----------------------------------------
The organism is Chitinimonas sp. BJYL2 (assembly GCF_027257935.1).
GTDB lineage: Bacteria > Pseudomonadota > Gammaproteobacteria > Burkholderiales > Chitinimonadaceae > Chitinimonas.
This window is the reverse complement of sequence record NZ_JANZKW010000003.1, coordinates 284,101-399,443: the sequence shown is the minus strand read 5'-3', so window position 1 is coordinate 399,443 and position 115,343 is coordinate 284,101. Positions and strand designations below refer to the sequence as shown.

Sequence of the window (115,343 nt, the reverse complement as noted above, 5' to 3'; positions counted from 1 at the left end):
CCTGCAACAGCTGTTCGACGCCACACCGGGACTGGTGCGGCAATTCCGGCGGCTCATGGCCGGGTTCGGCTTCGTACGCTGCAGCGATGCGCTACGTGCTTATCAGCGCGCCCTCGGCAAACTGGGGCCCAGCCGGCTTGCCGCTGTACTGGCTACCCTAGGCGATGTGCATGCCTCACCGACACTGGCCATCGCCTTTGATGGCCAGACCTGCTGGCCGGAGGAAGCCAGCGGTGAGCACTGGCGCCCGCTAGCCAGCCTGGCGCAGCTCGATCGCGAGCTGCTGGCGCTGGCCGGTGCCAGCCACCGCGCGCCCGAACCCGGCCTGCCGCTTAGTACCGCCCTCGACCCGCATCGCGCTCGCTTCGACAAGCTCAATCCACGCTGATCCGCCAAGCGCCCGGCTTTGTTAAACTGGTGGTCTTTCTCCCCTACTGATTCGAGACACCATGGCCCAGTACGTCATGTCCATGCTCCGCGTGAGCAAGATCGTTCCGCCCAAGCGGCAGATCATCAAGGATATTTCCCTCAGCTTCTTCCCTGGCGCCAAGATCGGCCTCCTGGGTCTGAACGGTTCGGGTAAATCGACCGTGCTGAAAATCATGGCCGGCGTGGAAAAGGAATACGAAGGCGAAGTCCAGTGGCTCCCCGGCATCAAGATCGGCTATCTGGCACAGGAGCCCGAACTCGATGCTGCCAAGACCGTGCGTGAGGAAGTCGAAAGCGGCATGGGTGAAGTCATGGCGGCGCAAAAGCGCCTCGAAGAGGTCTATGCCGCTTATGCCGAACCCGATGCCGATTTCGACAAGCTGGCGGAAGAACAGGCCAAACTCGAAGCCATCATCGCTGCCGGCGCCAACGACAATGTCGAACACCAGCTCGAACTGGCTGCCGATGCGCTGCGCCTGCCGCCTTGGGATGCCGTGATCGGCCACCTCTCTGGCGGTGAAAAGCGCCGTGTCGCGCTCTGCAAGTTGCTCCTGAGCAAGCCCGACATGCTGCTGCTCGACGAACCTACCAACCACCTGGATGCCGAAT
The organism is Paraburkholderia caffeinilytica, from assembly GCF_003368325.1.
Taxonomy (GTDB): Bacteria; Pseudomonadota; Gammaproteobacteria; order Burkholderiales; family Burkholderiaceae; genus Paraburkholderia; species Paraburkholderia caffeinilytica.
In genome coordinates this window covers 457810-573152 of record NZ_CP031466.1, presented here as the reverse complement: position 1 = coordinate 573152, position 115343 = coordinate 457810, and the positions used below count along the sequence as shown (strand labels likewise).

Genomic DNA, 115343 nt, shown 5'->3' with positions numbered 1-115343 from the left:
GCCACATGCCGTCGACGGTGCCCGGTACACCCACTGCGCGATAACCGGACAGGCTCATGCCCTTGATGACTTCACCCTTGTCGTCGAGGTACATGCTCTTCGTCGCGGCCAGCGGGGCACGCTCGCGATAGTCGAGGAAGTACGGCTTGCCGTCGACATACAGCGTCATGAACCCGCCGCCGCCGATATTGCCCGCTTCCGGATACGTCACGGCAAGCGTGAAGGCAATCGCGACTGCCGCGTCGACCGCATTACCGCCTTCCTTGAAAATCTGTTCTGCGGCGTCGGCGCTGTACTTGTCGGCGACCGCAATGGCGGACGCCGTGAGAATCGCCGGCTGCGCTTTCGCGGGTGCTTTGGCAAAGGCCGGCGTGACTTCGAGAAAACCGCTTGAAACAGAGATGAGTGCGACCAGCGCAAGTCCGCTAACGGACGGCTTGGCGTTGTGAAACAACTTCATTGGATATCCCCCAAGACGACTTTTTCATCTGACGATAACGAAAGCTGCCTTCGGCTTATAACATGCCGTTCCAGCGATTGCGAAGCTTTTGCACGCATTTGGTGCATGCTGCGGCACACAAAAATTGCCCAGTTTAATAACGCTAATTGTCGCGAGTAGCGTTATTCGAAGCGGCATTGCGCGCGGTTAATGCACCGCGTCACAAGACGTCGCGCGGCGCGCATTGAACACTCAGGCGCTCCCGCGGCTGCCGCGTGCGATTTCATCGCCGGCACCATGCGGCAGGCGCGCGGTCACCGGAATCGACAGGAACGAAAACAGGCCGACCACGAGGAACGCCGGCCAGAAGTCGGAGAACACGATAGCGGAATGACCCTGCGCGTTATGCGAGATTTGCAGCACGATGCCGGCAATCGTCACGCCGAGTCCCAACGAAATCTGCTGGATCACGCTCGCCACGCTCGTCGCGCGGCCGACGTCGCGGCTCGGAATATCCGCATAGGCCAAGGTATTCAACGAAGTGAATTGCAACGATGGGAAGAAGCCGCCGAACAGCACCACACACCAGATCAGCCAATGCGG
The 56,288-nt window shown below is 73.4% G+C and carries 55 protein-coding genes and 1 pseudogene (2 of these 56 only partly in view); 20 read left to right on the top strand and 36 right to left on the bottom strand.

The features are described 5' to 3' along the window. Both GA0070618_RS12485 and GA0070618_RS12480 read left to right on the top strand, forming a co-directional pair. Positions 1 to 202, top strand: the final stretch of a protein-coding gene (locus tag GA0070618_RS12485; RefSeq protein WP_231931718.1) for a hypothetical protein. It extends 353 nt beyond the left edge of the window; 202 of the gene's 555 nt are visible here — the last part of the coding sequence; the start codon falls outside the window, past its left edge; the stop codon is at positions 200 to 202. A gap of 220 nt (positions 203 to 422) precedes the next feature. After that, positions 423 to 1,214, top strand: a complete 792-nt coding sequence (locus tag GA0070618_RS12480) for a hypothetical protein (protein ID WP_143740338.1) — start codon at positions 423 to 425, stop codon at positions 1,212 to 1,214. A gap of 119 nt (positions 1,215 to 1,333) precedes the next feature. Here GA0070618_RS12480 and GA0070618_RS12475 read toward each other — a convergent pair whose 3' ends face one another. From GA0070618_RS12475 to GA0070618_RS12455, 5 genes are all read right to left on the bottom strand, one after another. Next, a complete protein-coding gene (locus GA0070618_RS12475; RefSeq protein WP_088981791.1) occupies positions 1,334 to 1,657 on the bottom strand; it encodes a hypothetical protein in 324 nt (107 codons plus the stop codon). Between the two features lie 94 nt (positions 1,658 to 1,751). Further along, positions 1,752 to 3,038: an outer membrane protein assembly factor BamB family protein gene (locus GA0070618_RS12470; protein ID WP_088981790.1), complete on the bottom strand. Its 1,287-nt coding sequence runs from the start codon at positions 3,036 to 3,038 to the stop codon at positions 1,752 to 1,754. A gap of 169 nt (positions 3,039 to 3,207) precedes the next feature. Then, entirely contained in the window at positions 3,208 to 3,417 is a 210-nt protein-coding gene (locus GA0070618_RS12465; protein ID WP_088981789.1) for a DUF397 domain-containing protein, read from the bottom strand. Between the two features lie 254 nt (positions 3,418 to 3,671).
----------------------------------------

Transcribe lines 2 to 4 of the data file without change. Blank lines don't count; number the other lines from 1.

GTDB lineage: Bacteria > Pseudomonadota > Gammaproteobacteria > Burkholderiales > Chitinimonadaceae > Chitinimonas.
This window is the reverse complement of sequence record NZ_JANZKW010000003.1, coordinates 284,101-399,443: the sequence shown is the minus strand read 5'-3', so window position 1 is coordinate 399,443 and position 115,343 is coordinate 284,101. Positions and strand designations below refer to the sequence as shown.

Sequence of the window (115,343 nt, the reverse complement as noted above, 5' to 3'; positions counted from 1 at the left end):